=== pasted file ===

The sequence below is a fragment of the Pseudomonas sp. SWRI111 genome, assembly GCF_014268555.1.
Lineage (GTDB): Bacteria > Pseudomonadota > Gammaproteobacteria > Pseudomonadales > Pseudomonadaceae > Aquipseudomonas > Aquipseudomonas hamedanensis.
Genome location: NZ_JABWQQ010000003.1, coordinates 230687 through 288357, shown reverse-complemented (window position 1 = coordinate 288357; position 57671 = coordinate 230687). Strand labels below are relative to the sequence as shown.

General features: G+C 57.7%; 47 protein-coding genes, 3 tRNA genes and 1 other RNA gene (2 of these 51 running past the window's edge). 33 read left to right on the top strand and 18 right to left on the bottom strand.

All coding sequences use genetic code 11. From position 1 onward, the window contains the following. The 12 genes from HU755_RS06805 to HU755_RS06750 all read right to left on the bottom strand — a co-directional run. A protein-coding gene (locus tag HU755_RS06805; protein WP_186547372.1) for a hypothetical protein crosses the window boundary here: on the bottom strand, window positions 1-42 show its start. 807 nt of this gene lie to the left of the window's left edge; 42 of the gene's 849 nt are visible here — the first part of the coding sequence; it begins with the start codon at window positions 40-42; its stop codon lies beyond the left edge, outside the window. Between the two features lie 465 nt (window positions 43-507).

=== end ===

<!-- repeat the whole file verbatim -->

The sequence below is a fragment of the Pseudomonas sp. SWRI111 genome, assembly GCF_014268555.1.
Lineage (GTDB): Bacteria > Pseudomonadota > Gammaproteobacteria > Pseudomonadales > Pseudomonadaceae > Aquipseudomonas > Aquipseudomonas hamedanensis.
Genome location: NZ_JABWQQ010000003.1, coordinates 230687 through 288357, shown reverse-complemented (window position 1 = coordinate 288357; position 57671 = coordinate 230687). Strand labels below are relative to the sequence as shown.

General features: G+C 57.7%; 47 protein-coding genes, 3 tRNA genes and 1 other RNA gene (2 of these 51 running past the window's edge). 33 read left to right on the top strand and 18 right to left on the bottom strand.

All coding sequences use genetic code 11. From position 1 onward, the window contains the following. The 12 genes from HU755_RS06805 to HU755_RS06750 all read right to left on the bottom strand — a co-directional run. A protein-coding gene (locus tag HU755_RS06805; protein WP_186547372.1) for a hypothetical protein crosses the window boundary here: on the bottom strand, window positions 1-42 show its start. 807 nt of this gene lie to the left of the window's left edge; 42 of the gene's 849 nt are visible here — the first part of the coding sequence; it begins with the start codon at window positions 40-42; its stop codon lies beyond the left edge, outside the window. Between the two features lie 465 nt (window positions 43-507).